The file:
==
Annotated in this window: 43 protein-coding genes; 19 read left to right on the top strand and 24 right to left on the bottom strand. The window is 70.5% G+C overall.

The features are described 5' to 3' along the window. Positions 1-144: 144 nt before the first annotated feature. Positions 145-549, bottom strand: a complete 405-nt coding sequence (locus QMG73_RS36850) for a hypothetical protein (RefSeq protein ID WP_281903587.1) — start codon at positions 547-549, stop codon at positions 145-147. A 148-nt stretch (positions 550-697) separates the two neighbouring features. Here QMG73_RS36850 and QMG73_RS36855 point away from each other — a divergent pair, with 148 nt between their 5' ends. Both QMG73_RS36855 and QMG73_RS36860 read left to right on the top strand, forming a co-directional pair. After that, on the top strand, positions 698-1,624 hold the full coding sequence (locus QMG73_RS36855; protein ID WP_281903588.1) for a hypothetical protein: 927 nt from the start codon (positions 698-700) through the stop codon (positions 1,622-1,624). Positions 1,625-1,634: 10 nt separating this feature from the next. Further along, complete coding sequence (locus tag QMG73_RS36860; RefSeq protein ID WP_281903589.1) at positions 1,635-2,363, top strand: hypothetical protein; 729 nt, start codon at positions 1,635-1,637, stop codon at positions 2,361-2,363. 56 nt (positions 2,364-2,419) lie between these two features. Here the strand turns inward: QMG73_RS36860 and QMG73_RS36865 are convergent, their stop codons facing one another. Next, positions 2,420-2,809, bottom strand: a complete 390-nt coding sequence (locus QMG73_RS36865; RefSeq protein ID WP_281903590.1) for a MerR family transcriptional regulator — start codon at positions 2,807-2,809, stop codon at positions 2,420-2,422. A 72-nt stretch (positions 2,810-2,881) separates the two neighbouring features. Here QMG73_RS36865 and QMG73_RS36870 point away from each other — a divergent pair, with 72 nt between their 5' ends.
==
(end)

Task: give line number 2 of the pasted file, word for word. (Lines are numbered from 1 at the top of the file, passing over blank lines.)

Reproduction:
The features are described 5' to 3' along the window. Positions 1-144: 144 nt before the first annotated feature. Positions 145-549, bottom strand: a complete 405-nt coding sequence (locus QMG73_RS36850) for a hypothetical protein (RefSeq protein ID WP_281903587.1) — start codon at positions 547-549, stop codon at positions 145-147. A 148-nt stretch (positions 550-697) separates the two neighbouring features. Here QMG73_RS36850 and QMG73_RS36855 point away from each other — a divergent pair, with 148 nt between their 5' ends. Both QMG73_RS36855 and QMG73_RS36860 read left to right on the top strand, forming a co-directional pair. After that, on the top strand, positions 698-1,624 hold the full coding sequence (locus QMG73_RS36855; protein ID WP_281903588.1) for a hypothetical protein: 927 nt from the start codon (positions 698-700) through the stop codon (positions 1,622-1,624). Positions 1,625-1,634: 10 nt separating this feature from the next. Further along, complete coding sequence (locus tag QMG73_RS36860; RefSeq protein ID WP_281903589.1) at positions 1,635-2,363, top strand: hypothetical protein; 729 nt, start codon at positions 1,635-1,637, stop codon at positions 2,361-2,363. 56 nt (positions 2,364-2,419) lie between these two features. Here the strand turns inward: QMG73_RS36860 and QMG73_RS36865 are convergent, their stop codons facing one another. Next, positions 2,420-2,809, bottom strand: a complete 390-nt coding sequence (locus QMG73_RS36865; RefSeq protein ID WP_281903590.1) for a MerR family transcriptional regulator — start codon at positions 2,807-2,809, stop codon at positions 2,420-2,422. A 72-nt stretch (positions 2,810-2,881) separates the two neighbouring features. Here QMG73_RS36865 and QMG73_RS36870 point away from each other — a divergent pair, with 72 nt between their 5' ends.